Cancel Culture Strikes Again!
More and More, my Art Videos are Being Age-Restricted by YouTube (aka Google)
YouTube apparently believes that art should be censored to “protect” viewers under 18 years of age. They’ve expressed to me that videos of my artworks will somehow harm or compromise those people.
The irony is that most of my videos that they’ve recently age-restricted have been on YouTube for a decade, and some even longer.
The other irony, to me anyway, is that my videos are of art, my art. They are created with airbrushes on canvas and metal and they comply with YouTube and Google standards because they are art. Let me repeat that for the mad hat censors at Google, THEY ARE PAINTINGS!
In the end, like when Facebook spanked me for my art back in 2020, all I can do is comply. Resistance is futile, and art is subjective.
What Happens When Content is Age-Restricted?
ACCORDING TO GOOGLE (YouTube): Age-restricted videos are not viewable to users who are under 18 years of age or signed out. Also, age-restricted videos cannot be watched on most third-party websites. Viewers who click an age-restricted video on another website, such as an embedded player, will be redirected to YouTube or YouTube Music. Once there, they can only view the content when signed in and over 18. This process helps make sure that no matter where content is discovered if a video is hosted by YouTube it will only be viewable by the appropriate audience.
The Big Question Is...
Should you have to give up your personal information to Google by setting up an account just so they can track your every visit?
Unless I’m missing something, there are far more concerning videos on YouTube than my simple videos of artworks being created in the studio. So, aside from tracking your private information, what is Google’s real intent?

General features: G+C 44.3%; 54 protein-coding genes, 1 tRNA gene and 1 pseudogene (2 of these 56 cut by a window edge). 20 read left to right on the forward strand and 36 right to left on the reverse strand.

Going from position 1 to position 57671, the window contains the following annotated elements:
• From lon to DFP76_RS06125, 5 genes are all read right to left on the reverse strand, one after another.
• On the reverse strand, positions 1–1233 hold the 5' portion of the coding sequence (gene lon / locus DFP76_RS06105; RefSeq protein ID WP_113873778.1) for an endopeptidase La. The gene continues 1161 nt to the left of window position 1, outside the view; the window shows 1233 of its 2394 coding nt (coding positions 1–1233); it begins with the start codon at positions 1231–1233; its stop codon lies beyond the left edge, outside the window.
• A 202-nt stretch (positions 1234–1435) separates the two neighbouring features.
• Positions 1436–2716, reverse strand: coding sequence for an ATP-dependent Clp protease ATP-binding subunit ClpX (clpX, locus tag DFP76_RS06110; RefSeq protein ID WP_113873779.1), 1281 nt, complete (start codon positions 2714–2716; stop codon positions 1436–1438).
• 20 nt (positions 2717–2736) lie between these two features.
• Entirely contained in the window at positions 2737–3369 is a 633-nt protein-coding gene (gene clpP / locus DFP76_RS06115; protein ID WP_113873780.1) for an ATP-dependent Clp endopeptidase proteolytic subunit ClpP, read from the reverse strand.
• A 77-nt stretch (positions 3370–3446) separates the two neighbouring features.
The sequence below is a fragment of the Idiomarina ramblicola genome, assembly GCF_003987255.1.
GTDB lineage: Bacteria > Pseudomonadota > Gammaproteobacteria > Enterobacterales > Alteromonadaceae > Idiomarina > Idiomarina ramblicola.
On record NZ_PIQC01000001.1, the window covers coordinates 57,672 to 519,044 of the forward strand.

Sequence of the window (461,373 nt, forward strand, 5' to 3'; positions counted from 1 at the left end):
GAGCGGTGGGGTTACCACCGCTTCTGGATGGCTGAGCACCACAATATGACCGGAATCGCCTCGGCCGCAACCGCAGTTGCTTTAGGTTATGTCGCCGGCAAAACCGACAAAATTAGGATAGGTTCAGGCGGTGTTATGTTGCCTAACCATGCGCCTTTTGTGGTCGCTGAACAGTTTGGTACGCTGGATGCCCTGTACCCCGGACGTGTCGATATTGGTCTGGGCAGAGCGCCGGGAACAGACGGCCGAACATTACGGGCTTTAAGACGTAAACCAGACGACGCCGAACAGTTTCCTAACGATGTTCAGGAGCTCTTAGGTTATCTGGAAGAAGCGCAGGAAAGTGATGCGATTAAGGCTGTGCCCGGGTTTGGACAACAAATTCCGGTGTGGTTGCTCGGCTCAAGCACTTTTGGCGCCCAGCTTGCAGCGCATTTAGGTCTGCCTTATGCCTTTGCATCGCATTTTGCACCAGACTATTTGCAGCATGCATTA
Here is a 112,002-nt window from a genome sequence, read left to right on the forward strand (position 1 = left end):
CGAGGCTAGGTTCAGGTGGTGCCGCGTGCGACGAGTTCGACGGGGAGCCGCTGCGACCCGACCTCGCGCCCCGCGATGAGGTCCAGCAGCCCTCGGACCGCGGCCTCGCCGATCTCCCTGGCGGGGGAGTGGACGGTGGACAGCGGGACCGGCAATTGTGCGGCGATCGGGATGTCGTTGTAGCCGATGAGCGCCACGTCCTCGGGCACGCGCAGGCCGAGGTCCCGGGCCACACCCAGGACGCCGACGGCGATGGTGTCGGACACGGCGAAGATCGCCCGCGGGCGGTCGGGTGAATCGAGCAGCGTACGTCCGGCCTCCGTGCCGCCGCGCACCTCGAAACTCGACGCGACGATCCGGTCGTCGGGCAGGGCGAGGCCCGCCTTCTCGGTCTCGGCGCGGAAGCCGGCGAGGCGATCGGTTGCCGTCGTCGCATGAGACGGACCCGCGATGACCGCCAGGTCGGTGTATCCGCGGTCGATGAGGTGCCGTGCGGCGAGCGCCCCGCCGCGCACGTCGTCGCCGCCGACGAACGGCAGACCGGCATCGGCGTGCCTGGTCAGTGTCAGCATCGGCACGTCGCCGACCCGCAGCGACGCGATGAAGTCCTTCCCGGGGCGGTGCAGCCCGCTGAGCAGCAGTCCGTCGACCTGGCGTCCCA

But my bigger concern is that you, me, we, are being censored from creating, sharing, and seeing art. Not just my art, but lots of art. And all because someone somewhere wrote an algorithm that said if one person is offended, ban it all.
Just for clarification, as is with Facebook, my artworks comply with YouTube’s Nudity and Sexual Content Policy as expressed in their video below, at least as I understand it.
- Nudity: YouTube does not allow nudity that is “meant to be sexually gratifying (like pornography)” but there are instances where nudity can have scientific value, like a video with imagery of a medical professional conducting a physical examination. In addition, YouTube may allow videos posted by a photographer exhibiting nude portraits or a music video featuring nude or semi-nude dancers “for artistic purposes.”
But as I expressed in my Facebook mentioned above, their site, their rules.
I don’t expect everyone to love my art. My art isn’t for everyone. I get that. But what I know is that my art is not pornography as suggested by YouTube, and it saddens me somewhat that algorithms define what is art today.
My next more is a simple yet tedious one. As I continue to update the ADCook.com website, I am migrating my videos from YouTube to Vimeo and updating this website one video at a time. Bare with me on this — there are a lot of videos scattered throughout this website.